New Test That Tells If Someone Is a Child Predator Won't Make Your Kids Any Safer

A friend of mine is recently divorced and going through the whole online dating experience. She shares stories of dating highlights and fails, with more in the latter category occurring, for sure. But just the other week, she encountered a nightmare situation that no parent wants to deal with. She found out that one of the men she had gone on a date with was a registered sex offender. She immediately dropped all contact with him, but my friend -- the mother of two young girls -- was completely freaked out.


And wouldn't the same be true for most of us? Protecting our children from sexual molestation is something most parents think -- and possibly worry -- about. What if there was a test to figure out if somebody was a true danger when it came to child sexual abuse? There actually very might just be one, but its accuracy and legitimacy is being scrutinized, and not everyone is excited about it.

For over 20 years, Dr. Gene G. Abel has been working on and refining the Abel Assessment for Sexual Interest, a computerized questionnaire that has been used in decisions about probation, parole, custody battles, and even in criminal trials all related to child sexual abuse and molestation. The test, which has been administered over 170,000 times and involves a series of questions and viewing of various pictures of people of all ages, relies on "visual reaction time" -- basically it records how much time a subject looks at each image. Most of the research done and studies written on this method have been by Dr. Abel or someone who has worked closely with him. For this and other reasons, some say that this test, and its results, shouldn't be weighed as heavily as they are.

In a piece at The Atlantic, Maurice Chammah looks into Abel and the validity of his test. The Abel Assessment has been used in many court decisions over the last 20 years from having scores dictate therapy instead of criminal convictions, results factoring in to how often convicted sex offenders need to check in with their parole officers, and helping in determining lengths of sentences.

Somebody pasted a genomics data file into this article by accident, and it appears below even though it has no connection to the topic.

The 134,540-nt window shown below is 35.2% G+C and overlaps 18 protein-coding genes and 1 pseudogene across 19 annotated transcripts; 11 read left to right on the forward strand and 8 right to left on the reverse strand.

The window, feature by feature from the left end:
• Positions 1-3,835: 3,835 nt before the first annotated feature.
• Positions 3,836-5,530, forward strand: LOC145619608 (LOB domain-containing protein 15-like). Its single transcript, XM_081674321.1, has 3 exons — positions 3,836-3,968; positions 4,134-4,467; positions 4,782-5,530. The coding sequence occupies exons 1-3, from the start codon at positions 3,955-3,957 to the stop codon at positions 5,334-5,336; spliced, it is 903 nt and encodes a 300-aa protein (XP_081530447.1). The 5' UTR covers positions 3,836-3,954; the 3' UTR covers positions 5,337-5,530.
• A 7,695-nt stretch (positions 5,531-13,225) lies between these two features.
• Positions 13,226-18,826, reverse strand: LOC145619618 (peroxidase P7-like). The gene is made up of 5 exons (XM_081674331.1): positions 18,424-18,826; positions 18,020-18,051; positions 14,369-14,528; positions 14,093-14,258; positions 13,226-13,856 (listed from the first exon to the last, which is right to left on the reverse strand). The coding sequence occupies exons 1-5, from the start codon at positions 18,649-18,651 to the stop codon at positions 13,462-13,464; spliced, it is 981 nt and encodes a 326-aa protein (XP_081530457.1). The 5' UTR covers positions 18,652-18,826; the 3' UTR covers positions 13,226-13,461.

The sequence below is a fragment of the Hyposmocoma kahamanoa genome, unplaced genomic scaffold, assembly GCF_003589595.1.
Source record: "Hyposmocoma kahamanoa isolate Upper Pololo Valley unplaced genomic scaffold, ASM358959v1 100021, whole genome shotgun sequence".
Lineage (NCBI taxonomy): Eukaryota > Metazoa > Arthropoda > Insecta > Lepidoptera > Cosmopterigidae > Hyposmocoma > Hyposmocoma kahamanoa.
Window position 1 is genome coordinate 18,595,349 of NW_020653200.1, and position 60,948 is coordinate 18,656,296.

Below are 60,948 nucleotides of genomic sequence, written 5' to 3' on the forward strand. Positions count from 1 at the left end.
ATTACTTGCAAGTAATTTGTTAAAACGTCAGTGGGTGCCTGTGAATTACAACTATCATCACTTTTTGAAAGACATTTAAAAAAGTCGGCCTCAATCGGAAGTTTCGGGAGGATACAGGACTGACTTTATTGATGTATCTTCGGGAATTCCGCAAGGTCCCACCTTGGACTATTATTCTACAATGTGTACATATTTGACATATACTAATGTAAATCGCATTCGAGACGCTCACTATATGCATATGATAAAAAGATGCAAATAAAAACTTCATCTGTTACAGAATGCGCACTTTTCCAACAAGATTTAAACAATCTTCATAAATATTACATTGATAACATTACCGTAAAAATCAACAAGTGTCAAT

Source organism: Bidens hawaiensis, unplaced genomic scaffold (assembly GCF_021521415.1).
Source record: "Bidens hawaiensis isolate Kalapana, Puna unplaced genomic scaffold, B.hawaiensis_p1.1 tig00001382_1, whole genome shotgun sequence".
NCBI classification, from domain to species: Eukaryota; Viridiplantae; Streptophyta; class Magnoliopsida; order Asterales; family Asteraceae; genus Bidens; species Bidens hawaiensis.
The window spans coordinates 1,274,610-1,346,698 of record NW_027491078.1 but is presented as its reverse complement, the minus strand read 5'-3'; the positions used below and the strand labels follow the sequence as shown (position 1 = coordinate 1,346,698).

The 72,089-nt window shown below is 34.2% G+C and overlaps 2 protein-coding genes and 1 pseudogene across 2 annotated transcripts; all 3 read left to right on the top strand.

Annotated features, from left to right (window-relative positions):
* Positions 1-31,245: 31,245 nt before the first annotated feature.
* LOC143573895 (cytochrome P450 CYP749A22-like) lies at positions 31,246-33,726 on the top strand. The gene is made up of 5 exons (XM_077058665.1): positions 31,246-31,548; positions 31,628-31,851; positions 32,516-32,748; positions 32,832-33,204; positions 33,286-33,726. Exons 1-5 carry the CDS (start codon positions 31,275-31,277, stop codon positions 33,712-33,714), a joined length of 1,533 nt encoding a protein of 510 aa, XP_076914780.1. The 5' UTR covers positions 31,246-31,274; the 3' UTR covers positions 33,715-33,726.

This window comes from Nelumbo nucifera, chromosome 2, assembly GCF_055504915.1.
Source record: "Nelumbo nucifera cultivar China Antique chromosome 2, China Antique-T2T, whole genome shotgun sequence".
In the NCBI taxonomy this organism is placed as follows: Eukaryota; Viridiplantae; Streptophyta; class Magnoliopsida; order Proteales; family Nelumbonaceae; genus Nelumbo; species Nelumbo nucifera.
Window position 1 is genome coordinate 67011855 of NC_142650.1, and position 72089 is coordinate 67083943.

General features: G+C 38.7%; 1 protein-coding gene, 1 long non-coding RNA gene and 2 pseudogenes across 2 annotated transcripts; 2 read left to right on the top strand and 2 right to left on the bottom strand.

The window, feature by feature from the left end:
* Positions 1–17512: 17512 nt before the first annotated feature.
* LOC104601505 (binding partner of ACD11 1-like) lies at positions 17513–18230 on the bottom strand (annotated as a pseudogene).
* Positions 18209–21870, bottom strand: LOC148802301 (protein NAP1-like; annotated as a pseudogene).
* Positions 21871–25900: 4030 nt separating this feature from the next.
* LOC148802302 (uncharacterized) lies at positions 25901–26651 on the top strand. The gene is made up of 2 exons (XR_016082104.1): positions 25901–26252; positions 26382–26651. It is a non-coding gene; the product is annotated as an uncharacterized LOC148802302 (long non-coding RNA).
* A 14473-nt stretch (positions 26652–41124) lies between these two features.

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This should make me feel safe and secure as parents. There's a test out there that supposedly lets you know who is a sexual predator and to what degree. But the fact that it's so controversial makes any sense of safety or relief uncomfortable at best. Chammah shares the case of Rich B., who was court ordered to take the Abel Assessment after his 6-year-old daughter told a counselor that her father "felt under her shorts" during a particularly messy divorce. Despite Rich's adamant denial of any wrongdoing, he took the assessment, with the results coming back that he has a "slight sexual interest in children." The results ended up not coming into play in the court's decision, and Rich retained his supervised visits with his daughter.

In a perfect world, nobody would harm or violate anyone, and children in particular. I wouldn't have to think about my friend going on dates, only to find out that one is a convicted sexual abuser. I wouldn't have to worry about my child around new grown-ups at camp or after-school activities. But, that's not the world we live in. No, we live in a world where one in five girls and one in twenty boys is the victim of sexual assault. And so, wouldn't we want some sort of test that detects somebody's "sexual interest" toward children?

Except, the test is super controversial, and despite its being proliferate, hasn't been vetted or studied by others outside the creator's circle. And where do we draw the line between those who may show sexual interest in children versus those who actually act on said interest?

Research shows that most incidences of childhood sexual molestation happen with somebody the child already knows. Do you then give every single person who comes into contact with your child an Abel Assessment? And what happens when the results are not what you were expecting them to be?

While it would be wonderful to rely on an easy test to help us know who we need to protect our children from, life sadly doesn't work that way, especially when it comes to sexual abuse. So, instead, I will continue drilling the concept of consent into my child, not only so he respects others and their bodies, but also so he knows when someone is taking advantage of his own. 


Image via dragon_fang/shutterstock



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